In different to GlassFish the VM Options can not be set from the WildFly Web Console. But you can change or add VM Options by changing the standalone.conf file in the /bin directory. (Note that this is not the same as the standalone.xml configuration inside the /stanalone/ folder!)

Typical values to use for a 3G RAM machine  are:


or for a machine with 4G RAM.


The JAVA_OPTS section in your standalone.conf file then should look like this:

# Specify options to pass to the Java VM.
if [ "x$JAVA_OPTS" = "x" ]; then
JAVA_OPTS="-Xms1024m -Xmx1024m -XX:MaxPermSize=256m -XX:NewRatio=2 -XX:PermSize=64m"
 JAVA_OPTS="$JAVA_OPTS -Djboss.modules.system.pkgs=$JBOSS_MODULES_SYSTEM_PKGS -Djava.awt.headless=true"
 echo "JAVA_OPTS already set in environment; overriding default settings with values: $JAVA_OPTS"

You can verify your new settings directly in the beginning of the output when starting your WildFly


 JBoss Bootstrap Environment
 JBOSS_HOME: /opt/wildfly-8.0.0.Final
 JAVA: java
 JAVA_OPTS: -server -XX:+UseCompressedOops -Xms1024m -Xmx1024m -XX:MaxPermSize=256m -Djboss.modules.system.pkgs=org.jboss.byteman -Djava.awt.headless=true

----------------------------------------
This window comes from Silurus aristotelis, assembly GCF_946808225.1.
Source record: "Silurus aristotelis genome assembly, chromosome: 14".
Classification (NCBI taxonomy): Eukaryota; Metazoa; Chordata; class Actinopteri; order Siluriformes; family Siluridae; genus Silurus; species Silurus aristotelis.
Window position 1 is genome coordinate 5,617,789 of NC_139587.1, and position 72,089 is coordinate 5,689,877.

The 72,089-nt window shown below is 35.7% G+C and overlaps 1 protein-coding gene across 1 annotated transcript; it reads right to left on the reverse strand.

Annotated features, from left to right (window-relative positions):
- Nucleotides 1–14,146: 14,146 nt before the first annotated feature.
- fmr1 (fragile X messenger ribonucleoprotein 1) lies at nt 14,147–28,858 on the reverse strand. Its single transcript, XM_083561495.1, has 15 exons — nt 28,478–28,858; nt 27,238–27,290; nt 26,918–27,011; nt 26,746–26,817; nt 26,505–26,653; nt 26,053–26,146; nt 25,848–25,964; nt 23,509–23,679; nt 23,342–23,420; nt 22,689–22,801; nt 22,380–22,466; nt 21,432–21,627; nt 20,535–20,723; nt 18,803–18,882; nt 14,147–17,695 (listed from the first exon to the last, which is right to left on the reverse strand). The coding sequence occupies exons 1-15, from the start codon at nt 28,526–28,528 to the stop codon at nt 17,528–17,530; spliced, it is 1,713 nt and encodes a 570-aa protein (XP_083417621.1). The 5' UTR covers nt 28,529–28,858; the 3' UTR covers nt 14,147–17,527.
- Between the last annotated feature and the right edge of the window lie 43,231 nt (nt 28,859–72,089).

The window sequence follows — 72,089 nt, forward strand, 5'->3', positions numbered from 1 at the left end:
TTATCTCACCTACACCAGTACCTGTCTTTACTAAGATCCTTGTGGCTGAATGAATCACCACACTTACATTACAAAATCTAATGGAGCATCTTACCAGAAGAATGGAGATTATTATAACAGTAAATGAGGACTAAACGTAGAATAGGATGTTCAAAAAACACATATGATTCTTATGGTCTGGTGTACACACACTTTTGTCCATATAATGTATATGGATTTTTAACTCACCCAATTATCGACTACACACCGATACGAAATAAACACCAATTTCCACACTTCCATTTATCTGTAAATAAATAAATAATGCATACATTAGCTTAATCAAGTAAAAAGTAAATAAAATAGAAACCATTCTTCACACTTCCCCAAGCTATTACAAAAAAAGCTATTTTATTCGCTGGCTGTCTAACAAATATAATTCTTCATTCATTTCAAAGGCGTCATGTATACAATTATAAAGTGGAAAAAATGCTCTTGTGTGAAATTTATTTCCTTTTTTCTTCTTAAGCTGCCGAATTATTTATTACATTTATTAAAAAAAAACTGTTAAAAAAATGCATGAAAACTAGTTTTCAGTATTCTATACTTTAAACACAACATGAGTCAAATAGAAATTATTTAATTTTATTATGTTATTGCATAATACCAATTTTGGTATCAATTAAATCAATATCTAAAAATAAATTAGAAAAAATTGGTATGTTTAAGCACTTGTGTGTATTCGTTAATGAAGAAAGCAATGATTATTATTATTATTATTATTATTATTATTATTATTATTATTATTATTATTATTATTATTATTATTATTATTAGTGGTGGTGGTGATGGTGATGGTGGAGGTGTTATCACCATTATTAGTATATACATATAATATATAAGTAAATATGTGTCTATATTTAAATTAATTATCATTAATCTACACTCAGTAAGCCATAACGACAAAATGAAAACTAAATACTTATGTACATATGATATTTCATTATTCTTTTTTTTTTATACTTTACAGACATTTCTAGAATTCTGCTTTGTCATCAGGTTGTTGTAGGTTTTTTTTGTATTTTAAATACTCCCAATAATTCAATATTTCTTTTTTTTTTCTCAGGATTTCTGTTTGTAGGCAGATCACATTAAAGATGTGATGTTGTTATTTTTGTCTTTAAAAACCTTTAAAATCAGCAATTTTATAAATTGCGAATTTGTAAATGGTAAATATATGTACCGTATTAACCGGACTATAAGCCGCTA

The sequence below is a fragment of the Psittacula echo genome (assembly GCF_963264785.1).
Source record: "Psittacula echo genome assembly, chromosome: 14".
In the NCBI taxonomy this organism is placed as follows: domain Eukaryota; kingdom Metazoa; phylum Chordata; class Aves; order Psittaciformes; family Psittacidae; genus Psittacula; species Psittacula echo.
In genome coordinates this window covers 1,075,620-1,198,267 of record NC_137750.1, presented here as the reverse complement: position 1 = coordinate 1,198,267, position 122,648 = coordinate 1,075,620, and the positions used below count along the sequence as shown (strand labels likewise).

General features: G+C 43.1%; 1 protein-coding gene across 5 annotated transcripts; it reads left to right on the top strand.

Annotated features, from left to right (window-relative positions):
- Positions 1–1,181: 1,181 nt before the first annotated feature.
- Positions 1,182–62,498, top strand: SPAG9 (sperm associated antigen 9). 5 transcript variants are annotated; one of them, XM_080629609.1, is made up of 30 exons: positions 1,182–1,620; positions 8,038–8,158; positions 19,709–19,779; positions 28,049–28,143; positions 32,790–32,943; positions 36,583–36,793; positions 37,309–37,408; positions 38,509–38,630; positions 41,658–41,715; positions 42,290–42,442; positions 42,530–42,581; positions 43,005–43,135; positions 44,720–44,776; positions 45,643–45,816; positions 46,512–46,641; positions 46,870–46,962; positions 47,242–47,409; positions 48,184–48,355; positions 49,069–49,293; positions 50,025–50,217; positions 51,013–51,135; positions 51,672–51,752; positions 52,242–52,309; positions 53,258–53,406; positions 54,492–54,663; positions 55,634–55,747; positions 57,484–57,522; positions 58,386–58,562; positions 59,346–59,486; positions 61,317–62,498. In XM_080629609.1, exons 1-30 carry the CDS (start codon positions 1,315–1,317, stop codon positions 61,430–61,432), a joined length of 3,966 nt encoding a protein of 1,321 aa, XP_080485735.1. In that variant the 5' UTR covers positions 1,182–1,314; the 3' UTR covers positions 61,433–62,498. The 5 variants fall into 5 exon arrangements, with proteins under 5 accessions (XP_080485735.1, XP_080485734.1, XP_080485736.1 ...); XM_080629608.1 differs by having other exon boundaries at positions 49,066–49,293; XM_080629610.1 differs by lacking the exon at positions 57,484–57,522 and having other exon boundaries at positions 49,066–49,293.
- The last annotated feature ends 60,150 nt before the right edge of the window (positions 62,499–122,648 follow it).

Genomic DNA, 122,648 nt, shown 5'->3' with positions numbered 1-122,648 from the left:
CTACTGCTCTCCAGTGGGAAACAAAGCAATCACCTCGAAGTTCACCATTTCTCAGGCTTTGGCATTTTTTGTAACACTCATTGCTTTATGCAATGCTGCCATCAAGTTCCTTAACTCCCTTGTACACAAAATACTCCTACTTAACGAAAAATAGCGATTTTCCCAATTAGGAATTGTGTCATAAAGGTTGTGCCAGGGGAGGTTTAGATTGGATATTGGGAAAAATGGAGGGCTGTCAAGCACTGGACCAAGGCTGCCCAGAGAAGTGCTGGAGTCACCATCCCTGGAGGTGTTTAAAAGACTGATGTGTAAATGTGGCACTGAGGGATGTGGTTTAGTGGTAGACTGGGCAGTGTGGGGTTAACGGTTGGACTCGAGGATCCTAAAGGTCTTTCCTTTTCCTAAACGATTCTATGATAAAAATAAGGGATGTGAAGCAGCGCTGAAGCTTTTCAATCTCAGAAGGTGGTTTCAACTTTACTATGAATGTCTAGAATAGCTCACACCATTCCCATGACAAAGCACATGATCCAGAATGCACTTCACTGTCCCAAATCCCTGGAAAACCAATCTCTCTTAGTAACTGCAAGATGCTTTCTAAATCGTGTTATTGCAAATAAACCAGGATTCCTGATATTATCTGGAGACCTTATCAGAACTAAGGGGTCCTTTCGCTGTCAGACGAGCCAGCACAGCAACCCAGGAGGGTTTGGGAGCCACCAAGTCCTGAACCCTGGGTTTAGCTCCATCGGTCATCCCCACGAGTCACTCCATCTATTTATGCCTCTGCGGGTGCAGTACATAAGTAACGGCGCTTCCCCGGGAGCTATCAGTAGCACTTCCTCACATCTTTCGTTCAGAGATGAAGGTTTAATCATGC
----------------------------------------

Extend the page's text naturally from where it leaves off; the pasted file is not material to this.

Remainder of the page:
Database Pool

Also the Database Pool Configuration in WildFly is different to the settings in GlassFish. GlassFish comes with some useful default values. In WildFly you should add the following Pool Settings:

  • Min Pool Size = 5
  • Max Pools Size = 25
  • Share Prepared Statements = true
  • Statement Cache Size: 32


Session EJB Pooling

For some reason the pooling of stateless EJBs is disabled per default in WildFly. If you have  expensive initialization in your stateless session EJBs it is very useful to add pooling for that kind of beans. This can increase the performance of your application dramatically.

Edit the standalone.xml file in the WildFly /standalone/configuration/ directory and change the section “session-bean” like in the following example:

  <subsystem xmlns="urn:jboss:domain:ejb3:2.0">
                    <bean-instance-pool-ref pool-name="slsb-strict-max-pool"/>
                <stateful default-access-timeout="5000" cache-ref="simple" passivation-disabled-cache-ref="simple"/>
                <singleton default-access-timeout="5000"/>
                    <strict-max-pool name="slsb-strict-max-pool" max-pool-size="32" instance-acquisition-timeout="5" instance-acquisition-timeout-unit="MINUTES"/>
                    <strict-max-pool name="mdb-strict-max-pool" max-pool-size="20" instance-acquisition-timeout="5" instance-acquisition-timeout-unit="MINUTES"/>

See also:

Gnome3 – system did not shutdown correctly

With the latest release of Gnome Shell (3.8) you possible can run in a situation where your system did not shutdown correctly if you select shutdown from the system menu or try to shutdown with the hardware power-off switch. In this case just check if you have the new package ‘systemd-shim’ installed. This will possible solve a missing dependency in gnome.